Survey: 80% Linux-using enterprises will increase Linux use
Almost 80% of enterprises that use Linux will be increasing their use of Linux over the next five years, and 84% of them increased their Linux use in the past year, despite the economic climate. More of these companies will be reducing the number of Windows servers they use (25.9%) than increasing them (21.7%) too. These figures are among the results from the Linux Foundation's Linux Adoption Trends 2012 Enterprise End User survey, which measured the responses of 1893 Linux users; the results of the survey focus on the 428 respondents from organisations with over 500 employees or sales greater than half a billion dollars.
71.6% of respondents said that their new Linux deployments over the past two years have been for new applications and services with only 38.5% migrating from Windows and 34.5% migrating from Unix. Mission critical workloads are also being moved to Linux with 69.1% of the respondents saying they'd be using Linux more for those tasks. Lower cost of ownership (70%), features (68.6%) and security (63.6%) were reported to be the drivers behind this Linux adoption.
Linux was also predominant in companies' plans for supporting "Big Data" projects where 71.8% of them aimed to add more Linux systems. Virtualisation has become the norm too, with 72% of companies expecting to have 25% or more of their servers virtualised by the end of 2012 and 46% expecting to have 50% or more virtualised by then.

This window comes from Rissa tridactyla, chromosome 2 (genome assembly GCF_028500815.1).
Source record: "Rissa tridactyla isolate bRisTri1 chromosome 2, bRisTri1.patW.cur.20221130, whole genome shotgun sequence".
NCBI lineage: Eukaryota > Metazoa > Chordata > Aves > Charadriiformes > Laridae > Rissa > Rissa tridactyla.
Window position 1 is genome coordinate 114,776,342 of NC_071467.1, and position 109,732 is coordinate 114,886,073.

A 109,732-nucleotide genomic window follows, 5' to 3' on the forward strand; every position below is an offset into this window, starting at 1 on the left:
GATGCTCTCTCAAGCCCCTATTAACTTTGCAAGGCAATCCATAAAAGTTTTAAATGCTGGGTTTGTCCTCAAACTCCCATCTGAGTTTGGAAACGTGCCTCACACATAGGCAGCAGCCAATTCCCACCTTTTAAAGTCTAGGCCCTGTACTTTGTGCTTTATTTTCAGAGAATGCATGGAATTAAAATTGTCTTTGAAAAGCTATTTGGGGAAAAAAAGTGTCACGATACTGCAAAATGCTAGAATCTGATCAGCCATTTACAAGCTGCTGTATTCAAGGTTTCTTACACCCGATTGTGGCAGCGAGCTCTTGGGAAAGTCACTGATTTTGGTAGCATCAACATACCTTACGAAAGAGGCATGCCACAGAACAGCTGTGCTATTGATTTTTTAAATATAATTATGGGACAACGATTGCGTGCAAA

There are restraints on Linux adoption though: 39.6% of respondents said that perception issues by management played a role in this, 17.6% said it was problems finding trained developers and administrators and 12.2% cited technical issues. Only 3% said they had legal issues using Linux, while 27.6% said they had no issues at all. Enterprises still had concerns though: Interoperability (35.3%), availability of talent (32.5%), availability of drivers (30.6%), fragmentation (26.8%), and legal or compliance issues (19.5%) all played a part. An interesting concern for 17.4% of users was tracing functionality – the desire for deep and effective tracing of performance and problems. One thing most of them were not concerned about was security, with 77.2% rating Linux more secure than other operating systems.
With these enterprises, how they collaborate on Linux is of interest. 42.7% say they test and submit bugs (up 5 percentage points on last year), 38.5% say they are involved in Linux Foundation activities (up 12 points), 28.2% cite working with vendors (down slightly), and 21.8% say they contribute code (up 8 points). 23% still say though that they have "no active participation" with Linux, which is, at least, down from last year.
Linux in the enterprise is sticky – once an organisation has it, it is likely to install more, is the conclusion of the survey and Linux is well positioned to address the current wave of growth in cloud, virtualisation and big data. What companies need more of, though, is for the community to foster more talent to help develop and administer this next phase of Linux growth in the enterprise. The full results of the survey are available from a page on the Foundation's web site.